According to its relative value, the immovable cultural heritage may be listed as bearing national interest, public interest or municipal interest. An asset shall be considered of national interest where its protection and enhancement, in whole or in part, represent a significant cultural value for the nation. Any national interest property, be it a monument, a group of buildings or a site, is deemed to be a “national monument”. An asset shall be considered of public interest where its protection and enhancement, though representing a cultural value of national importance, prove to be disproportionate under the protection system inherent to national interest classification. Assets shall be considered of municipal interest where their protection and enhancement, in whole or in part, represent a prevailing cultural value within the scope of a municipality.
The administrative procedure for listing an immovable property is set in motion by the DGPC in liaison with the cultural directorates for culture (according to their respective operation area). However, any natural or legal person, public or private, citizen or foreign national, State-owned or from the Autonomous Regions, any local authority can, under the law, submit an application for listing an asset.
The listing of a cultural property as of national interest is a responsibility of the competent State authorities (the Council of Ministers) who will, for that purpose, issue a Government decree. Public interest classifications are the responsibility of the competent State authorities (the government department in charge of culture, which is currently the Secretary of State for Culture) or of the Autonomous Regions, if the property is located there. An ordinance will be issued for this purpose. Municipal interest properties are the responsibility of the municipalities even though the DGPC needs to issue a favourable report.
The law also provides for other categories of property, namely a "Monument", "Group of Buildings" and a "Site" according to international law (Granada Convention).
In mainland Portugal, it is up to the DGPC to propose to the Government the listing of national interest and public interest assets. When the administrative procedure is set in motion, DGPC is to apply the definition of relevant cultural interest required for any national cultural heritage in pursuance with no. 3 of article 2 of Law no. 107/2001 of 8 September and the general criteria laid out in article 17 therewith.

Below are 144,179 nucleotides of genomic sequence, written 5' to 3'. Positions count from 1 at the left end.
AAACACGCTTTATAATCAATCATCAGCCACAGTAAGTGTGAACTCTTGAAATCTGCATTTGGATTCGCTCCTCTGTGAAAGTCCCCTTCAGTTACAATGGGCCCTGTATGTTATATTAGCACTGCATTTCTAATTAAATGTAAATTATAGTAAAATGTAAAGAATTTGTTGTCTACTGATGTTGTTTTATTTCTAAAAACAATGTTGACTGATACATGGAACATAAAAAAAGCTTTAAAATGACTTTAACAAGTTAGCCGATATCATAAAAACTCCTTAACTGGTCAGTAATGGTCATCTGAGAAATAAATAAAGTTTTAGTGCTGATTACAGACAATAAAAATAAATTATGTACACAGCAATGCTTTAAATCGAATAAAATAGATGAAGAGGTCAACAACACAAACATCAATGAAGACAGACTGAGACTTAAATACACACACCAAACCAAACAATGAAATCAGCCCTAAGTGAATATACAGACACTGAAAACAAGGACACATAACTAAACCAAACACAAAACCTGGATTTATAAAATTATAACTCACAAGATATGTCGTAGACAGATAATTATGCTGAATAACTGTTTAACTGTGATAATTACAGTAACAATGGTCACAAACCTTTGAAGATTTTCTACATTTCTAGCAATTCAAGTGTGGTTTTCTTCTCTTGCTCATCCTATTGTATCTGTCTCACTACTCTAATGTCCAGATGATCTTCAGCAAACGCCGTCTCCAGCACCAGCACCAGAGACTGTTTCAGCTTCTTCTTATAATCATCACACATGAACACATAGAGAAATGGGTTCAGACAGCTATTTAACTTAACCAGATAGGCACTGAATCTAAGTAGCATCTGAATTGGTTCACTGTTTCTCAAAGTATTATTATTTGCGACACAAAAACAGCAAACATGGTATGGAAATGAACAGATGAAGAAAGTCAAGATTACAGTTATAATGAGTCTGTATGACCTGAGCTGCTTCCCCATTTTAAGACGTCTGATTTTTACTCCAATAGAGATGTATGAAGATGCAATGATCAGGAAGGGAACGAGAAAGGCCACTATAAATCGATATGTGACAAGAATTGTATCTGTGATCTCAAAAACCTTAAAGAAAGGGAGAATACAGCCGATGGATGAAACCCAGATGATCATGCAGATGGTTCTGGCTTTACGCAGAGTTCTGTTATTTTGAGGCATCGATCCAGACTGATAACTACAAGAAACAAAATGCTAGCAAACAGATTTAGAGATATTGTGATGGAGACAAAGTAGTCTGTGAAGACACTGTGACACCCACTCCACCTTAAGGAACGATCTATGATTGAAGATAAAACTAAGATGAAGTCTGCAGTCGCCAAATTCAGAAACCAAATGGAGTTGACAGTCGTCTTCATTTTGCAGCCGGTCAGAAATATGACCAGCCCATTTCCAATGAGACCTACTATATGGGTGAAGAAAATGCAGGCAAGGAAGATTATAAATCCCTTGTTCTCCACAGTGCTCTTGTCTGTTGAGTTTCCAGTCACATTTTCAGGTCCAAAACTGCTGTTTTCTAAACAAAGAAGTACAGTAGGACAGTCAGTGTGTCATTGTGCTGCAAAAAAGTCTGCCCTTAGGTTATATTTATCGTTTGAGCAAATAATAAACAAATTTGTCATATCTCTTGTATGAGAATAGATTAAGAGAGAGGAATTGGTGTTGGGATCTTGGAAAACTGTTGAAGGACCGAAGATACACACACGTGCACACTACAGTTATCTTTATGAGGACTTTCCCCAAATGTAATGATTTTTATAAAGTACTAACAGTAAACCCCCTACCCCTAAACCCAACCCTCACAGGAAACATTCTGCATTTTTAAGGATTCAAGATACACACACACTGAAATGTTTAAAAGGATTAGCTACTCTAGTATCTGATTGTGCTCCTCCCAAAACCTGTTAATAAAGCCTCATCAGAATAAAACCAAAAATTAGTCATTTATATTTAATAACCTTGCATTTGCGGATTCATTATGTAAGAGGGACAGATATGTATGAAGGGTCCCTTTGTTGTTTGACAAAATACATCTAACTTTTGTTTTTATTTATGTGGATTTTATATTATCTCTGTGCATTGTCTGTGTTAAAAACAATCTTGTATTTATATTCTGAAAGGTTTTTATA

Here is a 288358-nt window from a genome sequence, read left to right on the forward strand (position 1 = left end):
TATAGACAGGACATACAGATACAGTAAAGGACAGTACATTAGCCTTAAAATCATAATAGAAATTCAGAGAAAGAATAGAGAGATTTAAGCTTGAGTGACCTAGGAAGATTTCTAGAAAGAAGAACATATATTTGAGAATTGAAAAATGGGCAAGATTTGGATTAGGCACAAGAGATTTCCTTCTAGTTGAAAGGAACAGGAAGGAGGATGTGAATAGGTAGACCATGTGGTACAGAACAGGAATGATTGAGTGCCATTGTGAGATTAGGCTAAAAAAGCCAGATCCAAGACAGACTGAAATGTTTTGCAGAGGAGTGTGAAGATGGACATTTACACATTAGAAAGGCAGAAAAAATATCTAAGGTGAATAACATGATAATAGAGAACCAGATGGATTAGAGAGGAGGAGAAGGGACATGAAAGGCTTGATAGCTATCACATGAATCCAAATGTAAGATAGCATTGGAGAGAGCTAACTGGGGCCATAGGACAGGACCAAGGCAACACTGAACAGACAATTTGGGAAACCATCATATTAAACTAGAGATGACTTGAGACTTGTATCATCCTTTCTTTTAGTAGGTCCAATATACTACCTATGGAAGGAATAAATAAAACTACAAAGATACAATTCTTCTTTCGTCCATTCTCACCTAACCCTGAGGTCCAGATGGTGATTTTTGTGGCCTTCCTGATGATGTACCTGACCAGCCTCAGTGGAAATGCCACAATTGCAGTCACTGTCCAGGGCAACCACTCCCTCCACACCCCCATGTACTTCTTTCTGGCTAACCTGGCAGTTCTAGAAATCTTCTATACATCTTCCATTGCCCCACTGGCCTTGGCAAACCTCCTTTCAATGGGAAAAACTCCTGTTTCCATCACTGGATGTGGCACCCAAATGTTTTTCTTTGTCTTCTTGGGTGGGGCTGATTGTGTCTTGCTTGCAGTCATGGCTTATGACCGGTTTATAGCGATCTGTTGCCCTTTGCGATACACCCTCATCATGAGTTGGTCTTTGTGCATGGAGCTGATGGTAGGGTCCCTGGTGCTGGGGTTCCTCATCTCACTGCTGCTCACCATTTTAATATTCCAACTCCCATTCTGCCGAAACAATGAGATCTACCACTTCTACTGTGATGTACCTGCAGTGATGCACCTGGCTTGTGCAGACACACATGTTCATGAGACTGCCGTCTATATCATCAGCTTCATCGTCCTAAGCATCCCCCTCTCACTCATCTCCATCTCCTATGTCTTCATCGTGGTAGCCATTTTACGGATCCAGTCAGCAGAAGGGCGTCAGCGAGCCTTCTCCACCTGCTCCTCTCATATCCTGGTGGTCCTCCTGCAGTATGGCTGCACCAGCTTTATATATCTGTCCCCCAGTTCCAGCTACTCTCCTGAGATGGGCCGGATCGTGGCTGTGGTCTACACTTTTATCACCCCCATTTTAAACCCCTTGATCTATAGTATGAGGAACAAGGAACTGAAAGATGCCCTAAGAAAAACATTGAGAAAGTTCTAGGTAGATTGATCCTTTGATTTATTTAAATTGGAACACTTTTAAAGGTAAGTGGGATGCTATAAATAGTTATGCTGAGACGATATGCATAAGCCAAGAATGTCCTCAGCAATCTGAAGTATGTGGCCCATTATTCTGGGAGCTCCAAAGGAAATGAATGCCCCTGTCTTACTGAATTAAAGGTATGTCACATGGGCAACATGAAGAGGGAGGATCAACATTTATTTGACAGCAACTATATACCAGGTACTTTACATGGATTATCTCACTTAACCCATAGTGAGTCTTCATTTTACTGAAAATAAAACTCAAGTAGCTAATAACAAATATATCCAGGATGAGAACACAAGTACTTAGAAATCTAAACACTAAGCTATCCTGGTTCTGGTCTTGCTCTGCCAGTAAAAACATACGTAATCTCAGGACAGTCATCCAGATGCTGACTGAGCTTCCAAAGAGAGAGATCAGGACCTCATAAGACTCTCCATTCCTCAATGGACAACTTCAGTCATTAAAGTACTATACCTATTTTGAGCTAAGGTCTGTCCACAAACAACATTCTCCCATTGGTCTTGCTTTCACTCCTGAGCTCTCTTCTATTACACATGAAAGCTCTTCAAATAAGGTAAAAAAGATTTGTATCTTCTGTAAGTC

Decree Law no. 309/2009 of 23 October, which has been in force since 1 January 2010, regulates the procedure for listing property.
Legally Protected Cultural Heritage Areas
Heritage listing extends its strategic scope through the creation of general and special protection zones, i.e., protection areas where no building works are authorised without prior consent from the competent cultural heritage authority. They may include non aedificandi areas (ZNA - where all types of construction are prohibited) which are meant to create buffer zones for minimising buildings impacts or safeguarding archaeological sites.
Any assets awaiting listing automatically benefit from a general protection area (ZEP) extending for 50 m around their external boundaries (this protection being granted from the date of the decision to open the procedure for listing an asset) or from a provisional special protection area (ZEPP) that is laid out when the general protection zone is insufficient or inappropriate for protecting and enhancing an asset awaiting listing. In this case the size of the ZEPP shall depend on the level of protection and enhancing of an immovable asset and may include non aedificandi areas.
Listed immovable properties may benefit from a special protection zone (ZEP), to be established by an ordinance, which is laid out at the time of the final decision for listing or within a period of 18 months from the date of publication of the final decision. This procedure is compulsory for monuments but optional for groups of buildings and sites (whenever it is deemed essential to ensure integration with the architecture, landscape and urban setting and also from the visual point of view).
The effects of establishing a general protection zone or a provisional special protection zone on a listed property, for a national interest or a public interest property, will remain in force until the publication of the special protection zone. The special protection zone ensures the landscape and visual integration of a given property including the green areas that are relevant to the context.
Whenever there is a building intervention on the special protection zone of a property that has been listed or is awaiting listing, it is up to the DGPC and the cultural regional directorates (DRC) to give a binding advice about studies, projects and works, and to monitor implementation of urban planning instruments.
Among its responsibilities, the DGPC and the DRCs also give advice on pre-emption rights in case of sale or donation of immovable property that has been listed, or is in the process of being listed, or located in a protection zone.